December 20, 2017
According to legend, one December night in 1816, a young Austrian Roman Catholic priest named
Joseph Mohr went walking alone along the paths connecting his rectory to
his grandfather’s home nearby. It was quiet. It was still. It was nearly
In solitude, Father Mohr journeyed through the cold air in Mariapfarr, Austria. Upon returning home, he penned a few verses of a poem that, once set to music, would become known and loved around the world. Two centuries later, in 2011, UNESCO lauded Father Mohr’s poem, “Silent Night,” as “an intangible cultural heritage.”
The lyrics of “Silent Night” came to Father Mohr in quietude and a good majority of the more than 2 billion Christians celebrating Christmas around the world will sing Father Mohr’s poem at some point this season.
Much of the emphasis on candles and lights strung on trees seems to promise that many will have a “bright” Christmas, but how silent and calm will the holiday season be for most of us?
In a gratuitously commercialized world, where the number of presents received is often the signifying feature of whether or not one had a “good” Christmas, we would be wise to step back and pause. We would be wise to step back and simplify so as to intuit the quiet beauty and wisdom of the holiday season.
Here are three suggestions on how to do this.
1. Make time to be alone. When Father Mohr penned “Silent Night” in 1816, our habitual practice of bringing an iPhone on a walk to check multiple times, take pictures, reply to emails, send texts, and listen to voice messages wasn’t an option. We live in a digitally obese age, constantly busy – constantly plugged in. What would it be like to leave all screens at home and go for a walk alone one evening this holiday season? What would it be like to purposefully integrate moments of solitude into one’s celebrations? Even if “all” one does is sit in front of a decorated Christmas tree quietly at night while the household sleeps, taking the time to be alone ensures the silent and calm dimensions of this beautiful time of year aren’t lost. Simplify and give yourself the gift of solitude.
2. Spend less on presents and double up the offering of one’s presence this season. What would it be like to buy less this year? What if your family decided to give a gift to charity as a collective Christmas present instead of adding to the “stuff” in the home? While well thought out gifts are treasures, especially for children, it is our presence that counts. Focus on being present with loved ones and consider giving gifts of membership to museums and gardens. Or, plan a family trip. Twenty years of research confirms we are happier when we spend our money on experiences, not things.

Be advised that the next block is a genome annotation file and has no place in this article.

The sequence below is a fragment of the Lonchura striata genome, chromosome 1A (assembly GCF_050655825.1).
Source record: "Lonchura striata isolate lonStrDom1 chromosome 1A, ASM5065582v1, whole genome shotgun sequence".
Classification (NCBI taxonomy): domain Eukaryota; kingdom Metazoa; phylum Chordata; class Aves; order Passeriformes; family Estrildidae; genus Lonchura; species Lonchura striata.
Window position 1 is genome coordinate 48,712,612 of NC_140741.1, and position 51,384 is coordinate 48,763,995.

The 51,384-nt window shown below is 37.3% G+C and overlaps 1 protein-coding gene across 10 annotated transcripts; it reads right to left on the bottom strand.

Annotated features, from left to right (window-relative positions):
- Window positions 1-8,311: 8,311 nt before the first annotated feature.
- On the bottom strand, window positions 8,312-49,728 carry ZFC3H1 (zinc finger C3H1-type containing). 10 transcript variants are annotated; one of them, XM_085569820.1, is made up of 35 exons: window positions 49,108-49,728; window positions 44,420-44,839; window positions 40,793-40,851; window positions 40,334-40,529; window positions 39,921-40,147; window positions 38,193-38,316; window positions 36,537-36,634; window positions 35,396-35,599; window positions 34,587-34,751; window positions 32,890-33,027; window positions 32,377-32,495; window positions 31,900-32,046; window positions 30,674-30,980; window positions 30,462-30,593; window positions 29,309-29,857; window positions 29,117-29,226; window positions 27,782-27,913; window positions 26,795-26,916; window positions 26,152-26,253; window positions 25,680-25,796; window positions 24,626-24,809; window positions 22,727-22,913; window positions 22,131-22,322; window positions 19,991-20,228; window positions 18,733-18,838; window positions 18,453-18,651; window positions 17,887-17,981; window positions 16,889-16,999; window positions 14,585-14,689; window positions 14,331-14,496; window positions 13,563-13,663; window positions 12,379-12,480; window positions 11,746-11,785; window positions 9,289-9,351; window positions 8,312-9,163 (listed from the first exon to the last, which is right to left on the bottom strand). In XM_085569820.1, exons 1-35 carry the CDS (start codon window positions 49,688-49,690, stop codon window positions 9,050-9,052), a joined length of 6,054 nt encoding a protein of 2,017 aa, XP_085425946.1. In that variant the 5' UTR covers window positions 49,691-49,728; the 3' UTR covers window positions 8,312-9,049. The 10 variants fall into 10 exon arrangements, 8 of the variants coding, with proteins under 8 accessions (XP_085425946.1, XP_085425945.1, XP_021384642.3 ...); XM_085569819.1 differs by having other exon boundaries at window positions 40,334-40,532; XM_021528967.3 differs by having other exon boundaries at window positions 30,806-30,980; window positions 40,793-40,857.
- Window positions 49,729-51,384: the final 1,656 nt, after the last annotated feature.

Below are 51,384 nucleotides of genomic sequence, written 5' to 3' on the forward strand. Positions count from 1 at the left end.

3. Create meaningful family rituals that are repeated yearly to mark the special nature of the season. Whether this means camping out by the Christmas tree on Christmas Eve or baking cookies for one’s neighbors, crafting meaningful rituals, for one’s children, in particular, is a wonderful way to mark the holidays with intention. Such rituals offer a needed counter balance to the hustle and bustle of a Christmas “to do” list, complete with packed holiday schedules and over-tired little ones. With mindfulness, rituals can be crafted that connect families to what matters most. For example, as a girl, my father often purchased a potted (still living) Christmas tree. Though smaller in size than the cut variety, we decorated it with love knowing that my father (with our help) would plant the tree once winter’s chill waned. Today, when I visit my childhood home, I look at a long row of huge pine trees gracing the yard. So many of our Christmas trees live still.
The oft-quoted Christmas description: “Blessed is the season that engages the whole world in a conspiracy of love” by Hamilton Wright Mabie reminds us of why it makes good sense to slow our pace this holiday season. Mabie didn’t write that the season is blessed because it engages the world in a conspiracy of charging up our credit cards, or amassing present after present. While the cynics amongst us may note that Christmas has been co-opted by a conspiracy of capitalism, the choice to buy into this narrative is ours. We can engage in a conspiracy of love.
The power to choose a simpler way of approaching the season -- one that is far more mindful -- exists in each family. So, slow it down this Christmas. Nurture what is bright, yes -- but also what is silent, holy, and calm.